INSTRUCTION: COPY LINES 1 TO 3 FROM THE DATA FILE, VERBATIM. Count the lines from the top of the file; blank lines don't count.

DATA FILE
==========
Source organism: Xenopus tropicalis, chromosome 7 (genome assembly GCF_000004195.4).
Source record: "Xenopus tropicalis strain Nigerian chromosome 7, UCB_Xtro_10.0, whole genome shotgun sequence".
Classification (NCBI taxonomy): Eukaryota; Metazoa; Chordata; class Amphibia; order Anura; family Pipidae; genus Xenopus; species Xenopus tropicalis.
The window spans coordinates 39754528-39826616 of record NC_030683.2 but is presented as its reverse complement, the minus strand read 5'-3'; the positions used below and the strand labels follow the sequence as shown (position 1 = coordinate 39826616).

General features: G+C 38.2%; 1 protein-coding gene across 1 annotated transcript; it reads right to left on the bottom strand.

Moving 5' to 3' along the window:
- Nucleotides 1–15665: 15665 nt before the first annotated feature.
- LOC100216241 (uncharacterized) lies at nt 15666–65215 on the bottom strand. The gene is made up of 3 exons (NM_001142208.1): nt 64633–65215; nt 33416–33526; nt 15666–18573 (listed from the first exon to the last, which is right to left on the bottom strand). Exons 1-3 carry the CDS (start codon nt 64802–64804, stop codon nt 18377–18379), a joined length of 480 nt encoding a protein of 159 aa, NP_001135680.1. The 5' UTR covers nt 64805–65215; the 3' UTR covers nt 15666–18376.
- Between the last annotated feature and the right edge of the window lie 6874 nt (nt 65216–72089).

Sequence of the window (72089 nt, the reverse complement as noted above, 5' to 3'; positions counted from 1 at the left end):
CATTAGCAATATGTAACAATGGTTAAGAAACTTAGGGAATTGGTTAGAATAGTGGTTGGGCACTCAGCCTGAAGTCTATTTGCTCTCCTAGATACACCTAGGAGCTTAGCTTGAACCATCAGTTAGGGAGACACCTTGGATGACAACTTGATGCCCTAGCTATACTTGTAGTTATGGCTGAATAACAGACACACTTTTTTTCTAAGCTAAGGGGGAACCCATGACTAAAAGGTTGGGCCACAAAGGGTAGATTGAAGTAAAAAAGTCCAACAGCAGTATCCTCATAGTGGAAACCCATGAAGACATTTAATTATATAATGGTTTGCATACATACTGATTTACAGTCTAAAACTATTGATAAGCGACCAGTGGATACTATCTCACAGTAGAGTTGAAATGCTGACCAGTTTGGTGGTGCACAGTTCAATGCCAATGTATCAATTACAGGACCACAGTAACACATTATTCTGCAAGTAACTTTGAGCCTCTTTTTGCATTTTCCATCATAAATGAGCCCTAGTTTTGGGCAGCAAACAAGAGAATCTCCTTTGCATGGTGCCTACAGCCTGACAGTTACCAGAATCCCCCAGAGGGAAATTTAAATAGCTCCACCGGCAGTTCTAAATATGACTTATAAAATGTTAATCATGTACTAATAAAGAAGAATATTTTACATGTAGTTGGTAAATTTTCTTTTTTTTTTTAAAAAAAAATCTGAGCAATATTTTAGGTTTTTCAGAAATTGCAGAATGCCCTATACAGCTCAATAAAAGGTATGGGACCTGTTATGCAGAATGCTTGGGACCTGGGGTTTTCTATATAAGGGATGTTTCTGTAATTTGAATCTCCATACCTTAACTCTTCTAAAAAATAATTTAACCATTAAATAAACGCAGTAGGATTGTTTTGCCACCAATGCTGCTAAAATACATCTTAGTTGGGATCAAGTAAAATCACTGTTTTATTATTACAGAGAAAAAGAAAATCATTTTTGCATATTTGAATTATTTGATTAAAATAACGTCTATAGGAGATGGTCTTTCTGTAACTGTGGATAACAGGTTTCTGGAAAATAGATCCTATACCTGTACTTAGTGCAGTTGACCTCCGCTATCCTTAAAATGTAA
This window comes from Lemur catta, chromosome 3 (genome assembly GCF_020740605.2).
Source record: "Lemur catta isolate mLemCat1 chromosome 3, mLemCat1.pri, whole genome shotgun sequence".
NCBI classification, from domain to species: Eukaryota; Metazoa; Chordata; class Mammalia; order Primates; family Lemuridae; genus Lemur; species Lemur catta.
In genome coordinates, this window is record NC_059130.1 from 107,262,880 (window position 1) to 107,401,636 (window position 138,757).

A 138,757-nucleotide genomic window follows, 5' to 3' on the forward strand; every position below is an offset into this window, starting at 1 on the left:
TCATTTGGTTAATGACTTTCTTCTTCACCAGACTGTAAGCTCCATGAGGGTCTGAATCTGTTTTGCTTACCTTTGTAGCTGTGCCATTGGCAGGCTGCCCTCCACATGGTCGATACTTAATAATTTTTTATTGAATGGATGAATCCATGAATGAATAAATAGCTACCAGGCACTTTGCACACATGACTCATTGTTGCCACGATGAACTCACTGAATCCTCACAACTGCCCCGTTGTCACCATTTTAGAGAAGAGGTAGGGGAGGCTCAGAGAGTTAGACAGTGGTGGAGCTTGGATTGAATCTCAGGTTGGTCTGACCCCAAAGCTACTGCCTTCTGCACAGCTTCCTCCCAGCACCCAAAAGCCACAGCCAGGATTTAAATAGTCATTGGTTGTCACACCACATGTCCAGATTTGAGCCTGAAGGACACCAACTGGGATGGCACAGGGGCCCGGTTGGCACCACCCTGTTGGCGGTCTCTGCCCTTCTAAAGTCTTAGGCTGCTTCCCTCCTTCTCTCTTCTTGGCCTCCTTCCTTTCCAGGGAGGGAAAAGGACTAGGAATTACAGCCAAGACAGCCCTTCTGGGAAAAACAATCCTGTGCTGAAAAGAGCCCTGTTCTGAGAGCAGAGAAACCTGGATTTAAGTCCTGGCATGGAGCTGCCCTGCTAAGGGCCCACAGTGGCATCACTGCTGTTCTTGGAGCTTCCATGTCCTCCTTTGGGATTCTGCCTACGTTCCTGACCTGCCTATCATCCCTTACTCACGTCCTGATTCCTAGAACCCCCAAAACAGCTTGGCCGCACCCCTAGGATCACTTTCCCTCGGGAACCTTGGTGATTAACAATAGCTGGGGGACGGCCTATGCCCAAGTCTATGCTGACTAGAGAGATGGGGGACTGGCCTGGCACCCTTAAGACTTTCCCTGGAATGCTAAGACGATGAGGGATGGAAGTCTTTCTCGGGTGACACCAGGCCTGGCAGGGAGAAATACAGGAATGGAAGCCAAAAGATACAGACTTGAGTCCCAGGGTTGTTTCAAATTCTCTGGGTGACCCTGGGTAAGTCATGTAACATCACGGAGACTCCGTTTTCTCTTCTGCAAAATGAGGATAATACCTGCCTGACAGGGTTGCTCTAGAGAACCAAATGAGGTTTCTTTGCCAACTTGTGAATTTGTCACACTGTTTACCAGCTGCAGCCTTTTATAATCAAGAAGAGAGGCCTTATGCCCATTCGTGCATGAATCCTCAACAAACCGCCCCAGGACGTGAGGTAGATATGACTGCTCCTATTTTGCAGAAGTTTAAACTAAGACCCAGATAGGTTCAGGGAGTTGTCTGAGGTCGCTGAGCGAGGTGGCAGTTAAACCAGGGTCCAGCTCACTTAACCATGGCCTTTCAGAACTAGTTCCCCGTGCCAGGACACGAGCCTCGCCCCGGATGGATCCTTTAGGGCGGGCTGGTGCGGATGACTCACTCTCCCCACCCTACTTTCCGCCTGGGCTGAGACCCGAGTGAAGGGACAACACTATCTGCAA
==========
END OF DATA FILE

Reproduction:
Source organism: Xenopus tropicalis, chromosome 7 (genome assembly GCF_000004195.4).
Source record: "Xenopus tropicalis strain Nigerian chromosome 7, UCB_Xtro_10.0, whole genome shotgun sequence".
Classification (NCBI taxonomy): Eukaryota; Metazoa; Chordata; class Amphibia; order Anura; family Pipidae; genus Xenopus; species Xenopus tropicalis.